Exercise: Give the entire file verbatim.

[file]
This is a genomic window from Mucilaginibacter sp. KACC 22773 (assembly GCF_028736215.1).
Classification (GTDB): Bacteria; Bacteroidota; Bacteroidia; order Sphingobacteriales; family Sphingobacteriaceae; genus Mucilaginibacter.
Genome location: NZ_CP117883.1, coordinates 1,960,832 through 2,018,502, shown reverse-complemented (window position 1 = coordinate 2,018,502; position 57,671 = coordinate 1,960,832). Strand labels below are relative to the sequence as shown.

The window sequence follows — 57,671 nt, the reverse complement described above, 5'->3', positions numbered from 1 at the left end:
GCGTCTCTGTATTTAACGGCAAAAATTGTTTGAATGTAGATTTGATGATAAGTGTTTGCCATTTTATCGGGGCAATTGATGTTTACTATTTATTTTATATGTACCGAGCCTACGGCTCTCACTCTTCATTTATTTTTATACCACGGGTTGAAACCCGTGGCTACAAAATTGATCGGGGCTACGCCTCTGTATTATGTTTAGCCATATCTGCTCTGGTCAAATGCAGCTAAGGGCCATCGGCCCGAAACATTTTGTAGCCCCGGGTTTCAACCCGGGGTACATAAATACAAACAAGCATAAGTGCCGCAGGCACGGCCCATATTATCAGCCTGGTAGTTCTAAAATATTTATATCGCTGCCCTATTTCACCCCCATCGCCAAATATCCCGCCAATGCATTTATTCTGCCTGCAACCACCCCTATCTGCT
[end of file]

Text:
This is a genomic window from Mucilaginibacter sp. KACC 22773 (assembly GCF_028736215.1).
Classification (GTDB): Bacteria; Bacteroidota; Bacteroidia; order Sphingobacteriales; family Sphingobacteriaceae; genus Mucilaginibacter.
Genome location: NZ_CP117883.1, coordinates 1,960,832 through 2,018,502, shown reverse-complemented (window position 1 = coordinate 2,018,502; position 57,671 = coordinate 1,960,832). Strand labels below are relative to the sequence as shown.

The window sequence follows — 57,671 nt, the reverse complement described above, 5'->3', positions numbered from 1 at the left end:
GCGTCTCTGTATTTAACGGCAAAAATTGTTTGAATGTAGATTTGATGATAAGTGTTTGCCATTTTATCGGGGCAATTGATGTTTACTATTTATTTTATATGTACCGAGCCTACGGCTCTCACTCTTCATTTATTTTTATACCACGGGTTGAAACCCGTGGCTACAAAATTGATCGGGGCTACGCCTCTGTATTATGTTTAGCCATATCTGCTCTGGTCAAATGCAGCTAAGGGCCATCGGCCCGAAACATTTTGTAGCCCCGGGTTTCAACCCGGGGTACATAAATACAAACAAGCATAAGTGCCGCAGGCACGGCCCATATTATCAGCCTGGTAGTTCTAAAATATTTATATCGCTGCCCTATTTCACCCCCATCGCCAAATATCCCGCCAATGCATTTATTCTGCCTGCAACCACCCCTATCTGCT